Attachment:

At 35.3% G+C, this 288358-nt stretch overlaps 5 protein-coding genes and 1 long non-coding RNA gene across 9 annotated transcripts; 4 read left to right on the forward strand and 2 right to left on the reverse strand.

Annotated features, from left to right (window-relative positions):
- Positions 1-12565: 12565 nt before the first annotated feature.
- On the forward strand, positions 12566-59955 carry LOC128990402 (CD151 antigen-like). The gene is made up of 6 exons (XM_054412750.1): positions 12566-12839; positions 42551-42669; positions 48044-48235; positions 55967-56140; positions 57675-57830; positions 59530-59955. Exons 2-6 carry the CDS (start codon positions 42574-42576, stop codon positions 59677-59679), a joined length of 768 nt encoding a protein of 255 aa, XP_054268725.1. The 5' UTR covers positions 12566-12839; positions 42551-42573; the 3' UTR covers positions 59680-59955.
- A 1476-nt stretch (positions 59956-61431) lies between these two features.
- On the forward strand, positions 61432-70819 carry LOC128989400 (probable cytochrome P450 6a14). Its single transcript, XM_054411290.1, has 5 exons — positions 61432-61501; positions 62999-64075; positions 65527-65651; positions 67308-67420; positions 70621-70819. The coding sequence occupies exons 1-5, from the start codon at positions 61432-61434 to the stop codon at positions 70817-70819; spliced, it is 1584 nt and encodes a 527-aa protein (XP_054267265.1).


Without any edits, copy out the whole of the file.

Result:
At 35.3% G+C, this 288358-nt stretch overlaps 5 protein-coding genes and 1 long non-coding RNA gene across 9 annotated transcripts; 4 read left to right on the forward strand and 2 right to left on the reverse strand.

Annotated features, from left to right (window-relative positions):
- Positions 1-12565: 12565 nt before the first annotated feature.
- On the forward strand, positions 12566-59955 carry LOC128990402 (CD151 antigen-like). The gene is made up of 6 exons (XM_054412750.1): positions 12566-12839; positions 42551-42669; positions 48044-48235; positions 55967-56140; positions 57675-57830; positions 59530-59955. Exons 2-6 carry the CDS (start codon positions 42574-42576, stop codon positions 59677-59679), a joined length of 768 nt encoding a protein of 255 aa, XP_054268725.1. The 5' UTR covers positions 12566-12839; positions 42551-42573; the 3' UTR covers positions 59680-59955.
- A 1476-nt stretch (positions 59956-61431) lies between these two features.
- On the forward strand, positions 61432-70819 carry LOC128989400 (probable cytochrome P450 6a14). Its single transcript, XM_054411290.1, has 5 exons — positions 61432-61501; positions 62999-64075; positions 65527-65651; positions 67308-67420; positions 70621-70819. The coding sequence occupies exons 1-5, from the start codon at positions 61432-61434 to the stop codon at positions 70817-70819; spliced, it is 1584 nt and encodes a 527-aa protein (XP_054267265.1).